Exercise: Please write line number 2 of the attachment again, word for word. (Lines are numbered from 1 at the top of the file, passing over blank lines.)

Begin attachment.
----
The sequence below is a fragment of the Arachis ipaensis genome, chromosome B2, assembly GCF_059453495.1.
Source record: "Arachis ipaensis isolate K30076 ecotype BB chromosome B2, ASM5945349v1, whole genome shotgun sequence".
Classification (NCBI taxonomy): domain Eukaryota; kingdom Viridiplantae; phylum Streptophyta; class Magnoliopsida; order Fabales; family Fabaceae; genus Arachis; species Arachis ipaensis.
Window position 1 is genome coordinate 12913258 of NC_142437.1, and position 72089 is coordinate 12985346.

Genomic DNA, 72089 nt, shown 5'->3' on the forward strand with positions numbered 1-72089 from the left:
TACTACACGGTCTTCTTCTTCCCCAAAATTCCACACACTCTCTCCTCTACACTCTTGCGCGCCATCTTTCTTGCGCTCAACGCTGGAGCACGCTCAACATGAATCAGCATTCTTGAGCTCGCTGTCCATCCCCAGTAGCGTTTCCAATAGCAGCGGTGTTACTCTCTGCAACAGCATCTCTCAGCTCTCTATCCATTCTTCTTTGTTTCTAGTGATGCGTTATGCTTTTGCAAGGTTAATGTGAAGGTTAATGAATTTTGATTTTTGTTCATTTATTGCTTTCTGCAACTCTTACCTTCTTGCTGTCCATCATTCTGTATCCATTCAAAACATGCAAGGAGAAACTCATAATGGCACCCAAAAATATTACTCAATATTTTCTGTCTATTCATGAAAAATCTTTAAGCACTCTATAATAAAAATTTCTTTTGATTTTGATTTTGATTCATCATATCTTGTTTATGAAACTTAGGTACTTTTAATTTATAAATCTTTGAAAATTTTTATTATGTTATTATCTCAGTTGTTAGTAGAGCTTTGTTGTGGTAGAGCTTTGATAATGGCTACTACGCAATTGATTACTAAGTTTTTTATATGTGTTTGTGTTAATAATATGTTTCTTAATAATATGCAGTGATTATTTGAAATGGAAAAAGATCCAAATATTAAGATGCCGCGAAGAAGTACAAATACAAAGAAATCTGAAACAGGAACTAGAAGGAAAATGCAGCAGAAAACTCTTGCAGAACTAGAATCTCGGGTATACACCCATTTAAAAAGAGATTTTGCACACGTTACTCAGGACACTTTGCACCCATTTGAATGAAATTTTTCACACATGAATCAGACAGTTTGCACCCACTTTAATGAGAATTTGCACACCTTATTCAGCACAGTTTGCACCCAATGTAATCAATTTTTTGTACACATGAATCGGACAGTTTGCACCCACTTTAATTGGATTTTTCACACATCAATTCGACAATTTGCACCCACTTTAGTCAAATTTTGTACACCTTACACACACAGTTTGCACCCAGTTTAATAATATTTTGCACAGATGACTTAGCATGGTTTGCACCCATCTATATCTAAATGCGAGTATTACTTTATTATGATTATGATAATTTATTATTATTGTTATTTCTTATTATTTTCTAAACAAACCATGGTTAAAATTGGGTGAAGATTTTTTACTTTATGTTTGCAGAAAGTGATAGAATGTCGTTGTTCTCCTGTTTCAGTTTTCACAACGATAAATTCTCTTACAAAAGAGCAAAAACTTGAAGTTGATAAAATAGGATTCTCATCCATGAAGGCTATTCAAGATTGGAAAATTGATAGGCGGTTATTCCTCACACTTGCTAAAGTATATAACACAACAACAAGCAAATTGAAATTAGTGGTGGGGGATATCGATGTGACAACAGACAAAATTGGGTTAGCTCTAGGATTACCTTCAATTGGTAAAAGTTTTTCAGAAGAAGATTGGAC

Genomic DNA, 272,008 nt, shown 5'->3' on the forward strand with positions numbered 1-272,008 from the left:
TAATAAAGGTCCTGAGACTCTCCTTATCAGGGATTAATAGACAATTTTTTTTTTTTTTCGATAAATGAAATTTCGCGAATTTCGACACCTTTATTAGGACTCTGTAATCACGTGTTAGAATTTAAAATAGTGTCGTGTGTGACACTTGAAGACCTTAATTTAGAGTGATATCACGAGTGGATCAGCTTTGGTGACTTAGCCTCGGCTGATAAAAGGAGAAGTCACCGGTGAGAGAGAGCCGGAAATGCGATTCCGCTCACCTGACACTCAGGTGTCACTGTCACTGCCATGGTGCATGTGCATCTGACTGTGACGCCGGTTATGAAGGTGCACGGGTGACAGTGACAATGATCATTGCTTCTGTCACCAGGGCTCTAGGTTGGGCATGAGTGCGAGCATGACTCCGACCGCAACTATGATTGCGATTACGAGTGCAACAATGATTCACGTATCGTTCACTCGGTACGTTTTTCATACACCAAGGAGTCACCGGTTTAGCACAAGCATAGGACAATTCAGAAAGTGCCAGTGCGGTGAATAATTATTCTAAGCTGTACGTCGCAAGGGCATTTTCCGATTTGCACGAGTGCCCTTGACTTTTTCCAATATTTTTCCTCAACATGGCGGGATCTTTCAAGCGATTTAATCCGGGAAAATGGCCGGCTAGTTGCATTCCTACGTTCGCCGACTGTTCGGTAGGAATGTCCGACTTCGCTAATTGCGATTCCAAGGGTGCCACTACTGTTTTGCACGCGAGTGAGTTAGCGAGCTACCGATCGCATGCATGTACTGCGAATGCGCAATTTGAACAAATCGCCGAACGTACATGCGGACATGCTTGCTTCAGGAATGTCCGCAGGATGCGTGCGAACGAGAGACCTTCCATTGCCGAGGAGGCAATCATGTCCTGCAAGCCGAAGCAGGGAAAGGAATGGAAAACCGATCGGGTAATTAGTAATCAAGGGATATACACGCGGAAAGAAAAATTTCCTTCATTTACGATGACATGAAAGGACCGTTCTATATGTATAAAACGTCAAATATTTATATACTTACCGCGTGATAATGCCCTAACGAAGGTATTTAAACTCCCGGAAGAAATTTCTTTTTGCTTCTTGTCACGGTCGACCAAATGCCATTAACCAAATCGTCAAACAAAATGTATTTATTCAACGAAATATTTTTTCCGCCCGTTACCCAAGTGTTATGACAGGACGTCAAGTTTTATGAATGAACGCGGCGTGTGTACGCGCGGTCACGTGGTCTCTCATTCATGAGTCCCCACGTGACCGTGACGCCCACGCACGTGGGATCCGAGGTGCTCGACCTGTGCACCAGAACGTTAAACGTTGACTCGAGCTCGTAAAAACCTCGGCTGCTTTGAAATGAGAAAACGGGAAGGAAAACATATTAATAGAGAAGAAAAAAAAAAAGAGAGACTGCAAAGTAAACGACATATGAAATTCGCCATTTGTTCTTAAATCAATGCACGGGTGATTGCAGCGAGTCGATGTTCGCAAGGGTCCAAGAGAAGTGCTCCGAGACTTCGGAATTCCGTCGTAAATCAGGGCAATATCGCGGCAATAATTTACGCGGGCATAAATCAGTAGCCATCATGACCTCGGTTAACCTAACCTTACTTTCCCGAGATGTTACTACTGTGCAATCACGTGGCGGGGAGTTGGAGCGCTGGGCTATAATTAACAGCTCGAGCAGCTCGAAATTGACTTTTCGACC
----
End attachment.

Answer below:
Source record: "Arachis ipaensis isolate K30076 ecotype BB chromosome B2, ASM5945349v1, whole genome shotgun sequence".